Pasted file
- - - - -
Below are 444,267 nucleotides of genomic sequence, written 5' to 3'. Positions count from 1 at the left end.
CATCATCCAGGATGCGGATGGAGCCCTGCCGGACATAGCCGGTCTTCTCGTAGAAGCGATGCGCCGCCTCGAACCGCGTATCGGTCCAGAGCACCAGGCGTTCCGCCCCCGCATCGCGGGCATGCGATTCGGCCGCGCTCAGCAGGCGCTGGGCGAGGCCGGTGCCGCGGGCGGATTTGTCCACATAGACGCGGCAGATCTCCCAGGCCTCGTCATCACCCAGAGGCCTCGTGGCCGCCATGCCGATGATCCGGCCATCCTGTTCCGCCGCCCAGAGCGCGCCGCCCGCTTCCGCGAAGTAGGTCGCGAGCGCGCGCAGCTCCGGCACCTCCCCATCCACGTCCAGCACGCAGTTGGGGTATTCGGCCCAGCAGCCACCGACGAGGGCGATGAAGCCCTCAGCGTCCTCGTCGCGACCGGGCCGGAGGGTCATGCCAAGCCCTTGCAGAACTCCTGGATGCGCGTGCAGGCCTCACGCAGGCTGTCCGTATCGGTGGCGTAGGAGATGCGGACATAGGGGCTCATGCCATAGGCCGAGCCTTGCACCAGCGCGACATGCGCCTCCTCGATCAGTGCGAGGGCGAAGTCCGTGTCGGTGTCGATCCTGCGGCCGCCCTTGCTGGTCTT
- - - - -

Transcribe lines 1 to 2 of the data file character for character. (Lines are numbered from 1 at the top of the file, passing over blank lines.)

Below are 444,267 nucleotides of genomic sequence, written 5' to 3'. Positions count from 1 at the left end.
CATCATCCAGGATGCGGATGGAGCCCTGCCGGACATAGCCGGTCTTCTCGTAGAAGCGATGCGCCGCCTCGAACCGCGTATCGGTCCAGAGCACCAGGCGTTCCGCCCCCGCATCGCGGGCATGCGATTCGGCCGCGCTCAGCAGGCGCTGGGCGAGGCCGGTGCCGCGGGCGGATTTGTCCACATAGACGCGGCAGATCTCCCAGGCCTCGTCATCACCCAGAGGCCTCGTGGCCGCCATGCCGATGATCCGGCCATCCTGTTCCGCCGCCCAGAGCGCGCCGCCCGCTTCCGCGAAGTAGGTCGCGAGCGCGCGCAGCTCCGGCACCTCCCCATCCACGTCCAGCACGCAGTTGGGGTATTCGGCCCAGCAGCCACCGACGAGGGCGATGAAGCCCTCAGCGTCCTCGTCGCGACCGGGCCGGAGGGTCATGCCAAGCCCTTGCAGAACTCCTGGATGCGCGTGCAGGCCTCACGCAGGCTGTCCGTATCGGTGGCGTAGGAGATGCGGACATAGGGGCTCATGCCATAGGCCGAGCCTTGCACCAGCGCGACATGCGCCTCCTCGATCAGTGCGAGGGCGAAGTCCGTGTCGGTGTCGATCCTGCGGCCGCCCTTGCTGGTCTT